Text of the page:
• We know that many wild species such as Bittern or Black-tailed godwit will only thrive in ‘unfarmed’ natural or semi-natural habitats with grazing akin to natural systems. As such this tier should focus on encouraging farmers and land managers to ‘spare’ land for nature-rich habitats such as peatlands, woodlands, species rich grasslands and wetlands, to support wildlife, store carbon, help reduce flood risk and ensure a supply of clean water.
Tier 2 – Low intensity nature friendly farming
• We know from the LSLS modelling work that there are many species such as corn bunting and yellowhammer that thrive in lower yielding farming systems with semi natural habitats and lower chemical inputs.
• Tier 2 could play a significant role in helping to reward the provision of semi-natural habitats and practices that keep chemical inputs low such as organic farming, to support the delivery of a range of public goods such as thriving wildlife, beautiful landscapes, and clean water.
• Achieving the right mosaic of connected habitats to enable species to disperse and thrive is likely to require support for collaboration.
Tier 1 – Environmentally sustainable farming, managed to optimise yields
• The modelling work suggests that to spare enough land for nature, nature-based solutions, and low yielding farmland we need to manage the remaining land in a way that prioritises food production. This needs to be achieved, whilst minimising negative externalities such as water or air pollution or depleting essential assets such as soil. Regulation has a vital role to play in ensuring sustainable high yielding farmland.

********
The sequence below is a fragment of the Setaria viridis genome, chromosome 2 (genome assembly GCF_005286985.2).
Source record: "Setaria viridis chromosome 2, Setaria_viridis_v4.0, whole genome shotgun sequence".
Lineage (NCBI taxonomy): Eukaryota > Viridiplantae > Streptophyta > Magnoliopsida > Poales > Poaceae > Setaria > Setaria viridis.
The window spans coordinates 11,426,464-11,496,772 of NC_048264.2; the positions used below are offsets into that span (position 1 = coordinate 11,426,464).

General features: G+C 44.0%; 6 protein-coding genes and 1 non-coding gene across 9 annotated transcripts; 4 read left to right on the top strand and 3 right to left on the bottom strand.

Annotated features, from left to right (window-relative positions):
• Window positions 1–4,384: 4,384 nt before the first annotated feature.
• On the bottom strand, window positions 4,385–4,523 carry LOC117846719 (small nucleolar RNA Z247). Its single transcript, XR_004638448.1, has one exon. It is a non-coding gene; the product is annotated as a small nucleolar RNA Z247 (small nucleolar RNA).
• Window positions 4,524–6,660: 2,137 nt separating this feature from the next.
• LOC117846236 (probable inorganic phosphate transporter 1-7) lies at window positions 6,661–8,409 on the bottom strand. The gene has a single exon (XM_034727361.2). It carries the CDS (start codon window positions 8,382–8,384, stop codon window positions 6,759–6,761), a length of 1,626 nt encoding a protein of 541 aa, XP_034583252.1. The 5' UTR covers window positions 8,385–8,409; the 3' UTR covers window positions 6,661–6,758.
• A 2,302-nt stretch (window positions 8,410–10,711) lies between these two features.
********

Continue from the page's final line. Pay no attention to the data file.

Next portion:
• Above these regulatory standards, tier one could play a vital role in improving the environmental sustainability of farming, for example, supporting the progressive use of regenerative and agroecological practices (including organic farminhg) across land holdings. Tier one should adopt a ‘ladder approach’, encouraging applicants to progressively adopt more ambitious environmental practices to receive the highest rewards.
• Many regenerative practices, such as using natural mixes of grass and wildflowers, crops to ensure soil is always covered, agroforestry and boosting grassland diversity to increase soil organic carbon; and reduce chemical inputs, can have a positive impact on the quality and amount of food produced.
• Even in the most productive landscapes, most farms will have areas that aren’t as good for crops or awkward field corners. Using these areas to create semi-natural habitats, including beetle banks, thick hedges, and scrub areas, is vital for farmland wildlife. Evidence shows that including flower rich habitats on farm increases yields through boosting pollinators and pest predators.
ELM will require an excellent spatially explicit targeting framework to deploy these tiers to optimise land use.
Defra has a key opportunity now, to ensure a world leading set of farming policies, that help to achieve the UK Governments international environmental commitments, rebuild the productive capacity of the land, and support sustainable and resilient farming and land management. The LSLS model can help us to understand the trade-offs inherent in this, and guide decisions to account for the different requirements from our land across the continuum.
Alice Groom is Senior Policy Officer at RSPB
The opinions expressed in this blog are the author's and not necessarily those of the wider Link membership.